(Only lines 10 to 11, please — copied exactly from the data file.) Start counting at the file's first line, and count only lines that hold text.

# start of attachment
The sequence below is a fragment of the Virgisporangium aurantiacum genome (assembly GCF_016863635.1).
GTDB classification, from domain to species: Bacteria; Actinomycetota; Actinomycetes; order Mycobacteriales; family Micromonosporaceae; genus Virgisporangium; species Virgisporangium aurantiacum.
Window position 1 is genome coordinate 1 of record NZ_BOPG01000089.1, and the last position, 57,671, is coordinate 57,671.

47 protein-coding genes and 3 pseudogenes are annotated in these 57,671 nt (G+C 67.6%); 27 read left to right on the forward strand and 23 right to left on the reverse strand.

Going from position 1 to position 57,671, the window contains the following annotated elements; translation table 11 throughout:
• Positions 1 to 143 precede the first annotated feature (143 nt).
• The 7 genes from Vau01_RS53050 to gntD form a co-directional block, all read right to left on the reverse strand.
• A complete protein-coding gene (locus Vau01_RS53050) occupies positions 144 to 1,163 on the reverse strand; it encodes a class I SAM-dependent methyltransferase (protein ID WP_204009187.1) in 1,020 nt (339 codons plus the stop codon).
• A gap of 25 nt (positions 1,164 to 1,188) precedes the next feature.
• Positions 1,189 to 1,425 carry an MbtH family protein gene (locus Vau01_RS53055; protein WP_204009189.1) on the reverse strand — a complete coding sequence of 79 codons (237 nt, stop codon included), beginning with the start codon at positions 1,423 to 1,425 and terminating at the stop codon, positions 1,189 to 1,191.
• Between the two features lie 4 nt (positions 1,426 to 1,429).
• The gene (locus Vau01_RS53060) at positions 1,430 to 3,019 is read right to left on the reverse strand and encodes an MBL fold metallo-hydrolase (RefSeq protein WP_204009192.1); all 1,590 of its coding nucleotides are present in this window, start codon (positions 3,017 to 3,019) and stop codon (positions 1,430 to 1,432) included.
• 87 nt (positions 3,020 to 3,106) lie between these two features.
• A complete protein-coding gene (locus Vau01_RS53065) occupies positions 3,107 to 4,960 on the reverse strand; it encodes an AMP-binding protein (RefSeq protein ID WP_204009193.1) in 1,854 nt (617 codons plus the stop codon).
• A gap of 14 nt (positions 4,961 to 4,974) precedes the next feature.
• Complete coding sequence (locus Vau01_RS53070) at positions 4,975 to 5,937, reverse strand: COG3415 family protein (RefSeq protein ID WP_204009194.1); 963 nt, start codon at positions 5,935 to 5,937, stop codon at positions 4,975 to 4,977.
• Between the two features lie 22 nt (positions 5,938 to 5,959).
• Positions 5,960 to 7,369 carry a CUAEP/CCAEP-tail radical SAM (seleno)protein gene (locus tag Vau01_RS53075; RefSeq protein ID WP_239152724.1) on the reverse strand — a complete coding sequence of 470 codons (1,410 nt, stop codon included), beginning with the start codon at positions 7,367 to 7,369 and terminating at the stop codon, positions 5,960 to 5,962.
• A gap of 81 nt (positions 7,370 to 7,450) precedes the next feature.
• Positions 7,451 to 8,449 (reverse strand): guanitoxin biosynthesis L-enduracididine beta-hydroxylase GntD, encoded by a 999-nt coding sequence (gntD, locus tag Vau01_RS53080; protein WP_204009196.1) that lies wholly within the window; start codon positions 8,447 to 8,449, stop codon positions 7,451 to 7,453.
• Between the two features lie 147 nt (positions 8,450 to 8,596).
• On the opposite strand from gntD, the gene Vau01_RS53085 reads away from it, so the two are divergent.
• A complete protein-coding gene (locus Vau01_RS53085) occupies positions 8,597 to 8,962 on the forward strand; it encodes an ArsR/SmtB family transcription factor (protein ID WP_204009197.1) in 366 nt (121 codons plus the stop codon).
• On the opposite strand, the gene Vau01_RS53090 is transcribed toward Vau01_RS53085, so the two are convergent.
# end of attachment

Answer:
• Positions 1,189 to 1,425 carry an MbtH family protein gene (locus Vau01_RS53055; protein WP_204009189.1) on the reverse strand — a complete coding sequence of 79 codons (237 nt, stop codon included), beginning with the start codon at positions 1,423 to 1,425 and terminating at the stop codon, positions 1,189 to 1,191.
• Between the two features lie 4 nt (positions 1,426 to 1,429).